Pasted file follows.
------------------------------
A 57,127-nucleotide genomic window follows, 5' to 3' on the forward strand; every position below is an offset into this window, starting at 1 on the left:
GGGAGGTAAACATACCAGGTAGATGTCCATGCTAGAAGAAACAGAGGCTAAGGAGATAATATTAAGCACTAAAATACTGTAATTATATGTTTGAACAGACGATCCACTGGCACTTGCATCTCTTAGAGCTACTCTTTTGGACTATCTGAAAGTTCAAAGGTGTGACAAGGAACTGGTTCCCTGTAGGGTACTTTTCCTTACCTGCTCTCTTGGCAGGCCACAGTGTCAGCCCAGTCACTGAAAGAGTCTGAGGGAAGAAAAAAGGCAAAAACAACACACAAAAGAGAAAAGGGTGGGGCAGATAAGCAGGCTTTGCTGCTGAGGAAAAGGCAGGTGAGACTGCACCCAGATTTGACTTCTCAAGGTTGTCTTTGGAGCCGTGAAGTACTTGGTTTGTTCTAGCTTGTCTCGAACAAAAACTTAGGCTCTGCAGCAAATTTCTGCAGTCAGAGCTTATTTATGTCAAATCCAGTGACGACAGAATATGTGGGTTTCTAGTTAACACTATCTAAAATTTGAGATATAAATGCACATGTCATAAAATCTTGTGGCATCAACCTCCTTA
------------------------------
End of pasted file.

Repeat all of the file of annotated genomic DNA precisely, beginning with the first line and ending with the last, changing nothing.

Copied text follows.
A 57,127-nucleotide genomic window follows, 5' to 3' on the forward strand; every position below is an offset into this window, starting at 1 on the left:
GGGAGGTAAACATACCAGGTAGATGTCCATGCTAGAAGAAACAGAGGCTAAGGAGATAATATTAAGCACTAAAATACTGTAATTATATGTTTGAACAGACGATCCACTGGCACTTGCATCTCTTAGAGCTACTCTTTTGGACTATCTGAAAGTTCAAAGGTGTGACAAGGAACTGGTTCCCTGTAGGGTACTTTTCCTTACCTGCTCTCTTGGCAGGCCACAGTGTCAGCCCAGTCACTGAAAGAGTCTGAGGGAAGAAAAAAGGCAAAAACAACACACAAAAGAGAAAAGGGTGGGGCAGATAAGCAGGCTTTGCTGCTGAGGAAAAGGCAGGTGAGACTGCACCCAGATTTGACTTCTCAAGGTTGTCTTTGGAGCCGTGAAGTACTTGGTTTGTTCTAGCTTGTCTCGAACAAAAACTTAGGCTCTGCAGCAAATTTCTGCAGTCAGAGCTTATTTATGTCAAATCCAGTGACGACAGAATATGTGGGTTTCTAGTTAACACTATCTAAAATTTGAGATATAAATGCACATGTCATAAAATCTTGTGGCATCAACCTCCTTA